The Heavy Water War

I love a drama that is set during times and circumstances that were pivotal in history. This past spring, while perusing the suggestions Netflix made for me based on previous programs I’d watched, I stumbled upon The Heavy Water War — a six episode miniseries produced by the Norwegian Broadcasting Corporation. (It’s title in Norwegian is Kampen om tungtvannet and in the UK it was titled The Saboteurs.)

Directed by Per-Olav Sørensen, the series was filmed in Norway and the Czech Republic. The Heavy Water War tells the story of the German atomic weapons program during the Second World War. At the outset of the series we see the events unfold from two different perspectives.

On the German side we watch Werner Heisenberg struggle with his conscience as he realizes the potential devastation a weapon derived from a tiny amount of radioactive uranium could wreck on the world.

On the Allied side, we see the story focus on Norwegian Intelligence Officer, Lief Tronstad, as he oversees the planning and training for a mission by the British Army and Norwegian resistance fighters to sabotage the facility in Norway that produces heavy water (deuterium oxide – D2O, a necessary component in the production of a nuclear reaction).

The series begins with the invasion of Norway by Germany and Tronstad escaping to Britain to warn the Allies of his suspicions that the Germans are attempting to build an atomic bomb. As the Germans take over the country, production is doubled at the heavy water facility, Rjukan.

When Tronstad establishes contact with the War Ministry, a plan to destroy the Hydro facilities is drawn up. In Rjukan, new managing director Erik Henriksen is tasked with rooting out suspected saboteurs from the heavy water facility, after the first attempt, Operation Grouse, is a disastrous failure.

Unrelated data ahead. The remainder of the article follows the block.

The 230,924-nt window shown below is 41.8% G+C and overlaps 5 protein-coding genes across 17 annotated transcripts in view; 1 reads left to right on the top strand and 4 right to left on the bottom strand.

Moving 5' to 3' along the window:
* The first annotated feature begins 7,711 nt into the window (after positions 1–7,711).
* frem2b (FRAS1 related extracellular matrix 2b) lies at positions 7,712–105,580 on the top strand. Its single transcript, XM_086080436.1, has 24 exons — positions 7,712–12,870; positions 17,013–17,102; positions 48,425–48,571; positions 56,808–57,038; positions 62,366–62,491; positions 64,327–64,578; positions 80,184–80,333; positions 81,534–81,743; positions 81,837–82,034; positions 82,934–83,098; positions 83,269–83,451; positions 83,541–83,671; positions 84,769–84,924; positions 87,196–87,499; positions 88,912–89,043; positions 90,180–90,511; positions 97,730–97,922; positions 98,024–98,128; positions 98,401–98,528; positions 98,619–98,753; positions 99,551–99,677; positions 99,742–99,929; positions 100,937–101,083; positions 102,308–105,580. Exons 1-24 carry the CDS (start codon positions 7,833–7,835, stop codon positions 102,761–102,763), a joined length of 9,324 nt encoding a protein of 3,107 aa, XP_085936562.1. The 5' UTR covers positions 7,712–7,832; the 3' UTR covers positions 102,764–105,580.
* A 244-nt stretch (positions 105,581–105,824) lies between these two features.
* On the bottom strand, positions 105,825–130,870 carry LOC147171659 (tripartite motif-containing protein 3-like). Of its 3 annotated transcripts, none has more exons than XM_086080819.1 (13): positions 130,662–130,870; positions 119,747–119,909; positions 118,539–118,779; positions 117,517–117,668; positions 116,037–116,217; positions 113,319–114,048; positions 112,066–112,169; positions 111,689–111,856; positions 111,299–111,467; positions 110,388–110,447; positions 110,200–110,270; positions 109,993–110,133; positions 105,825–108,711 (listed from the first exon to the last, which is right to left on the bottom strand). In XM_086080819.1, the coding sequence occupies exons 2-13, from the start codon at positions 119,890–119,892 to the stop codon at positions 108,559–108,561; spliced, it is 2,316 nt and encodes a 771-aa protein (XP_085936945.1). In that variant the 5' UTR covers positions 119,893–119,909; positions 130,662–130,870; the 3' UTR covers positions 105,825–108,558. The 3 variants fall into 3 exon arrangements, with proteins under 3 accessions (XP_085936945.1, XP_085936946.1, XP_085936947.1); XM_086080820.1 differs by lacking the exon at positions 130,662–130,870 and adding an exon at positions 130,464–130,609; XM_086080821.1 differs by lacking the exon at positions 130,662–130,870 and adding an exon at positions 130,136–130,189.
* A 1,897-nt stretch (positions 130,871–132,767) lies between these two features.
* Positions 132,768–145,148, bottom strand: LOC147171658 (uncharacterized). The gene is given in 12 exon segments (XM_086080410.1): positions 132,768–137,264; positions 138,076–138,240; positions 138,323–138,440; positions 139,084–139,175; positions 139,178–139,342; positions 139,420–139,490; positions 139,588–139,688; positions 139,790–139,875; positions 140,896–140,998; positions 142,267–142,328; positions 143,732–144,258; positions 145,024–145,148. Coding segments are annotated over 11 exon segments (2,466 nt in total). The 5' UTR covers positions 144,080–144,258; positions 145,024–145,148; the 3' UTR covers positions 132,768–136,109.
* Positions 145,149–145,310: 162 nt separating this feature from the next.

Even though the production facility is nearly impenetrable to bombs, the American Allies press the British and Norwegians for a bombing raid. Nevertheless,Tronstad persuades the Allies to send in a team of Norwegians instead. In Germany, Nobel Prize winner Werner Heisenberg promises a breakthrough in the development of a Nazi atomic bomb. He is not entirely trusted by the German government and is under constant scrutiny.

Without revealing any spoilers, this story was as exciting and nerve wracking as any spy thriller a fiction writer could invent in the pages of a novel. I highly recommend this series not just to history buffs, but to anyone who enjoys an edge-of-your-seat adventure!

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10 thoughts on “The Heavy Water War

  1. Meg, this was fascinating. You make a great point. There is so much inspiration for writing fiction in non-fiction. History has so many great periods to use as settings. My wife laughs at me because everything I watch I always bring it back to my writing. “Can this be used for a story?”

    She says I am a kook. lol

    Liked by 1 person

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